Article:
The Edge

Future energy – offshore wind

The zero-carbon technology that’s attracting big capital

1 minute read

So much of the technology to deliver a net-carbon neutral world seems distant. Green hydrogen, carbon capture and storage, and heat pumps all need R&D and heavy subsidies before they can contribute materially. Offshore wind is more ‘oven-ready’ and set to take off. Soeren Lassen, head of offshore wind research, and his team identify five reasons why it’s becoming central to energy companies’ plans.

First, the exponential improvement and innovation in the technology, led by a competitive global OEM sector. New installations are bigger, delivering huge output gains and lower costs for each MW installed and MWh produced. The average turbine size has doubled to 8 MW in five years with more to come – the latest models on order are 14 MW.

Whereas capacity factors for onshore wind average just above 30% in many markets, offshore averages 41% with some arrays already exceeding 50%. The future is stretching into deeper water to counter nimbyism and capture greater wind speeds. Fixed installations are already reaching below 50 metres, while floating units are an emerging option for ultra-deep sites.

Second, supportive policy. European governments started incentivising offshore wind more than a decade ago as part of the drive to cut greenhouse gases. The UK, Germany and Denmark led the way, while China has also been an early adopter.

Feed-in tariffs guaranteed developers a fixed price for up to 20 years. With costs falling and the appetite to invest increasing, terms are changing towards more market-based structures – though each country has its own take on it. Competitive tender processes, shorter duration contracts and lower prices are being implemented to gradually wean offshore wind off subsidies. We reckon offshore wind could break even without subsidy inside five years in some markets.

Third, there’s almost unlimited growth potential – offshore wind can work wherever the resource is close enough to market. Today, there’s just 28 GW of installed capacity (equivalent to one-third of the UK’s total generation capacity) and spread across a handful of countries with a North Sea coastline, and China. The US, Poland, Taiwan, Japan and South Korea are among those already committed to developing offshore wind.

OREAC, a partnership led by Orsted and Equinor, envisages capacity could be a massive 1400 GW in 2050 (the size of the US’s total generation capacity), supplying 10% of the world’s electricity needs. Wood Mackenzie forecasts a seven-fold increase in capacity by 2029, policy targets see an eight-fold rise to 219 GW by 2035. The industry pipeline is already above 300 GW. Government targets and the project pipeline are only going to grow.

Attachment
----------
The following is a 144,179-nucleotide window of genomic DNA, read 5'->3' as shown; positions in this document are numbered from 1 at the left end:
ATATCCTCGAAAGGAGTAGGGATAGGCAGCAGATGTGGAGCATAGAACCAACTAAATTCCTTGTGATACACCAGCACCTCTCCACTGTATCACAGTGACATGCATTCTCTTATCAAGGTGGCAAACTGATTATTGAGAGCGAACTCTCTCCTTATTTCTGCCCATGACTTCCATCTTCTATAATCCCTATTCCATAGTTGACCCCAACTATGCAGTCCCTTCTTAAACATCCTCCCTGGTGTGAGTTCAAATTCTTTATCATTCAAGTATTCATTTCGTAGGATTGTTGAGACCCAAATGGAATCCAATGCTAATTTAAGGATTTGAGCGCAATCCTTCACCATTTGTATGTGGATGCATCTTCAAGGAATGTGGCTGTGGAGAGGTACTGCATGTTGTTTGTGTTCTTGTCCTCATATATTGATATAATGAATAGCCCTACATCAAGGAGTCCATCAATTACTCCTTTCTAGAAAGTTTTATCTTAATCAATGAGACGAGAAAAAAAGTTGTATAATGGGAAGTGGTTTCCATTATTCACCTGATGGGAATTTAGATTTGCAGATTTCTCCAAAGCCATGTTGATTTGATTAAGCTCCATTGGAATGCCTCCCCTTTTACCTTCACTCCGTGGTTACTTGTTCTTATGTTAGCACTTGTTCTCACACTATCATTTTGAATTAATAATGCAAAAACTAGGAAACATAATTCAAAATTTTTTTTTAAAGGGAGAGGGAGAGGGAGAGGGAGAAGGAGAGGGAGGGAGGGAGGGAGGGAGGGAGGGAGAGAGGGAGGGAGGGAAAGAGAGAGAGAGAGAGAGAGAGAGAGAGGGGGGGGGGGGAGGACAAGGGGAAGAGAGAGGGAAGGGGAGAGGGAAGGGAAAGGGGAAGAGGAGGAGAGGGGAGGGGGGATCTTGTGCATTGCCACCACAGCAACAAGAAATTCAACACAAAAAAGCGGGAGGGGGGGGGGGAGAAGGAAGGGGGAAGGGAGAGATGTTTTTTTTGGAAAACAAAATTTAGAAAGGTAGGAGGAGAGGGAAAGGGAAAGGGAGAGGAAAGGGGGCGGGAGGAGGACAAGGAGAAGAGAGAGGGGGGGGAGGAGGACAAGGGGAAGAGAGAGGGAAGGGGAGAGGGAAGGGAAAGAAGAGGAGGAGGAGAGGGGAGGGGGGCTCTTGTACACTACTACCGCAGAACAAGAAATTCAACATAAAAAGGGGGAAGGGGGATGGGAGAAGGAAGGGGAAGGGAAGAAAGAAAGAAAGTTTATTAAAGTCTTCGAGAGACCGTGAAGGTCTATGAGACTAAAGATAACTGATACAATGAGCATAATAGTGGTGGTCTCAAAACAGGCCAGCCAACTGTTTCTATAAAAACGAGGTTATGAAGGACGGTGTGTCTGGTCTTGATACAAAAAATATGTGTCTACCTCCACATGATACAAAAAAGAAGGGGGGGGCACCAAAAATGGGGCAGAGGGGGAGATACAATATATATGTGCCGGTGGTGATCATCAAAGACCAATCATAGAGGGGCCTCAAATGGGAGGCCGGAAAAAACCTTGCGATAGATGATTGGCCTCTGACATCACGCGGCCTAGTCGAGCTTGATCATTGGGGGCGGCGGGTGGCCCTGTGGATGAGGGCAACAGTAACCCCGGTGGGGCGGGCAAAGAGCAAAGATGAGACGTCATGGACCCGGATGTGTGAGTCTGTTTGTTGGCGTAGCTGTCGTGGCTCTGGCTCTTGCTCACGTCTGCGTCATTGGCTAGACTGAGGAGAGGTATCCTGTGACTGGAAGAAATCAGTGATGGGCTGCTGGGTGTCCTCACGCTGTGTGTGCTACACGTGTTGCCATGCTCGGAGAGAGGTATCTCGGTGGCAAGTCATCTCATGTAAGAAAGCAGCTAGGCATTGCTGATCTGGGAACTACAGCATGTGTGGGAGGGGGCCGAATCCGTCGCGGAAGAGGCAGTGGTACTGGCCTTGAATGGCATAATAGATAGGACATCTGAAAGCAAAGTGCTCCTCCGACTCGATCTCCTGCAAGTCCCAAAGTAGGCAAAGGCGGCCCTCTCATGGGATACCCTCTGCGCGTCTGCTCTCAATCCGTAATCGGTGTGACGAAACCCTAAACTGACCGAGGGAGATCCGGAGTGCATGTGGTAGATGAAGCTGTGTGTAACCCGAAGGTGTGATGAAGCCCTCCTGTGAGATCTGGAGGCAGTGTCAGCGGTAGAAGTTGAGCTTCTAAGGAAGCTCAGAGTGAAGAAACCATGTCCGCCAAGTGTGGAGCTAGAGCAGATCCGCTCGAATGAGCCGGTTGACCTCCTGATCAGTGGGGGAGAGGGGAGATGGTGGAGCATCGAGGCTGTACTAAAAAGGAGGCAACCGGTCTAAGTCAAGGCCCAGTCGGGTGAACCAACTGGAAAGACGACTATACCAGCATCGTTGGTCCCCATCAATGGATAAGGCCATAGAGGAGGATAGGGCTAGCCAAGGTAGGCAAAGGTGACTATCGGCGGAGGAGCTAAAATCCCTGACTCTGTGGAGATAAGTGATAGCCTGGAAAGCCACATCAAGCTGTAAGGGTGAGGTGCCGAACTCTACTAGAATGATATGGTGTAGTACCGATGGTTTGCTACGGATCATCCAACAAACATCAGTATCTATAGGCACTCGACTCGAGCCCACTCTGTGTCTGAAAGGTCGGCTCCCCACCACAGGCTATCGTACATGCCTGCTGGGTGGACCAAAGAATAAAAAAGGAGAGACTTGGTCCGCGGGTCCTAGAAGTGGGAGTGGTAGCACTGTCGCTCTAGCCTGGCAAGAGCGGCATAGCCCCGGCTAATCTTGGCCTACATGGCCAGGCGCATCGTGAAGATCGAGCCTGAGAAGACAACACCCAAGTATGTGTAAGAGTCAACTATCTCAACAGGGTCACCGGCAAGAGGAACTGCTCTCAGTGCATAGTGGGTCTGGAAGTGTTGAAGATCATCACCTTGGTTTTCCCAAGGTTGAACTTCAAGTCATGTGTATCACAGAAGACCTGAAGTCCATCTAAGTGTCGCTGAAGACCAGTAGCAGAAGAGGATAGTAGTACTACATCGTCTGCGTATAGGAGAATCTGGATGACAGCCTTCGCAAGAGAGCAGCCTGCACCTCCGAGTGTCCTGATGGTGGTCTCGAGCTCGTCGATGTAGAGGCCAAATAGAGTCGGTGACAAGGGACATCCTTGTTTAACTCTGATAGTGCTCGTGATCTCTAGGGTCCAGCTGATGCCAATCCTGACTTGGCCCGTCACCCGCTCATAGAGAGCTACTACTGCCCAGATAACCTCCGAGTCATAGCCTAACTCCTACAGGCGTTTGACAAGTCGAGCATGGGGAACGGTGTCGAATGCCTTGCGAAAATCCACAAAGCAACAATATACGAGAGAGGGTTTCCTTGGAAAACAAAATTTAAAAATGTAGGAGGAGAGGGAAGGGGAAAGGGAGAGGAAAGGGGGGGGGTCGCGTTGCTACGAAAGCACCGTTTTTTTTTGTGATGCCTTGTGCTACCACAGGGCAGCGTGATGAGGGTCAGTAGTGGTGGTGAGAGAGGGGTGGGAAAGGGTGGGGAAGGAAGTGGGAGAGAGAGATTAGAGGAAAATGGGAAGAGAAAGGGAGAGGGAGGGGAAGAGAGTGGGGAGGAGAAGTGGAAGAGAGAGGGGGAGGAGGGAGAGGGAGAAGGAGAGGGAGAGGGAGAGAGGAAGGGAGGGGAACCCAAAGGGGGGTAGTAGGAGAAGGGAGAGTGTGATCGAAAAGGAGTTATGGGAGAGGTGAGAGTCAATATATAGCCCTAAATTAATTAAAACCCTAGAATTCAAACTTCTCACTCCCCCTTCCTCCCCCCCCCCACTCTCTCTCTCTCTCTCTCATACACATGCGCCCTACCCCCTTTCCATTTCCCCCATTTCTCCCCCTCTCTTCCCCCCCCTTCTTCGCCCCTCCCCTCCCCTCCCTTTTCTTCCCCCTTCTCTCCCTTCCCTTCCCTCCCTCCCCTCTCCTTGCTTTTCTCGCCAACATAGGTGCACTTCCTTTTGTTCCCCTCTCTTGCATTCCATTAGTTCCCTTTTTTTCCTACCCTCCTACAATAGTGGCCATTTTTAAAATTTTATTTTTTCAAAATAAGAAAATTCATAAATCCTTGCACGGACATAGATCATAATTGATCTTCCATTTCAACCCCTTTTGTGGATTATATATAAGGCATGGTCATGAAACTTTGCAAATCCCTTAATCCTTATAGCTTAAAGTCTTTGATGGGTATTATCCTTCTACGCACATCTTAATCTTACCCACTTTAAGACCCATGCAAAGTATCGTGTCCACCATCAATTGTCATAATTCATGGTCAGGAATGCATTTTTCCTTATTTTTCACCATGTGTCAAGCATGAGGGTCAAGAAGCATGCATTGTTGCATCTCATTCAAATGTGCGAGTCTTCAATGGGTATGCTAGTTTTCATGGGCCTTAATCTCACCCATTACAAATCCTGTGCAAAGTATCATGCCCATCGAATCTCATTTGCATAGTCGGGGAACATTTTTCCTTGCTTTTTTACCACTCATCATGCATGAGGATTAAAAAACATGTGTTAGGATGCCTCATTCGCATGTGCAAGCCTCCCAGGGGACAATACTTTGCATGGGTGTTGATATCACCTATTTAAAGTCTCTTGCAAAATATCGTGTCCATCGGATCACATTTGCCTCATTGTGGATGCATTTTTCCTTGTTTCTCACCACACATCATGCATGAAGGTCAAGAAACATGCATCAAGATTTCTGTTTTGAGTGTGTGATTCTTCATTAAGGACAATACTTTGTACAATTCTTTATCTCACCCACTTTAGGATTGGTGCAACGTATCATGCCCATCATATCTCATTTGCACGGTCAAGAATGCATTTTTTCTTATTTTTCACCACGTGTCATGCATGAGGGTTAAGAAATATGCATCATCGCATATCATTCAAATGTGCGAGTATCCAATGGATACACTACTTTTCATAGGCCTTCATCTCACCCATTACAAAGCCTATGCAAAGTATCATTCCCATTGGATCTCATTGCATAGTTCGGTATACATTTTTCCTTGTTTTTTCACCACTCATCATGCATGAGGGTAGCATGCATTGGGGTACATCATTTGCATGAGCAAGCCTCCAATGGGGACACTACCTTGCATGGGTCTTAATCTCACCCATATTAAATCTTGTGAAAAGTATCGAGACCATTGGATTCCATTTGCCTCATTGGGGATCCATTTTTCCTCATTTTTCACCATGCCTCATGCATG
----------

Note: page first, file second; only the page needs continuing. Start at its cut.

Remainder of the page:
Massive investment is needed to deliver growth. We expect spend to increase from under US$20 billion in 2020 to US$60 billion in 2025 and to keep rising. There’s high visibility on these numbers, with over 80% of capacity through 2025 already awarded government-sponsored support. That contrasts with upstream oil and gas where spend can snap back quickly if the oil price falls. Investment in offshore wind is just 10% of that in offshore E&P today, but conceivably could be higher by the end of the 2020s.

Fourth, the economics. Mid-single digit returns in Europe can be boosted by innovative financing. A counterpoint to modest returns is the long-life, stable cash flows the projects deliver. Our model of Equinor’s giant, state-of-the-art Dogger Bank A project in the North Sea (due onstream 2024) delivers a nominal IRR of around 6% (unlevered). Project finance and proactive portfolio management can significantly enhance returns. In Dogger Bank’s case the next phases, B and C, will benefit from economies of scale.

Fifth, an influx of capital. The space was niche, dominated by pioneers like Orsted and a handful of utilities. But that’s changing as new players move in, including risk-averse financial investors. Big Oil will also invest in a big way. The long-life cash flow streams are more stable than volatile upstream projects, adding to the attraction of zero carbon primary production. As well as capital, Big Oil brings project execution skills; and will look for synergies by integrating renewable power with gas and trading.

Equinor, Total and Shell already have their launchpads in offshore wind. Others will follow. It’s perhaps the one segment in the zero-carbon value chain that offers Big Oil the scale, organic growth opportunity and adequate returns to kick-start new energy.


Learn more about Wood Mackenzie's Offshore Wind Service.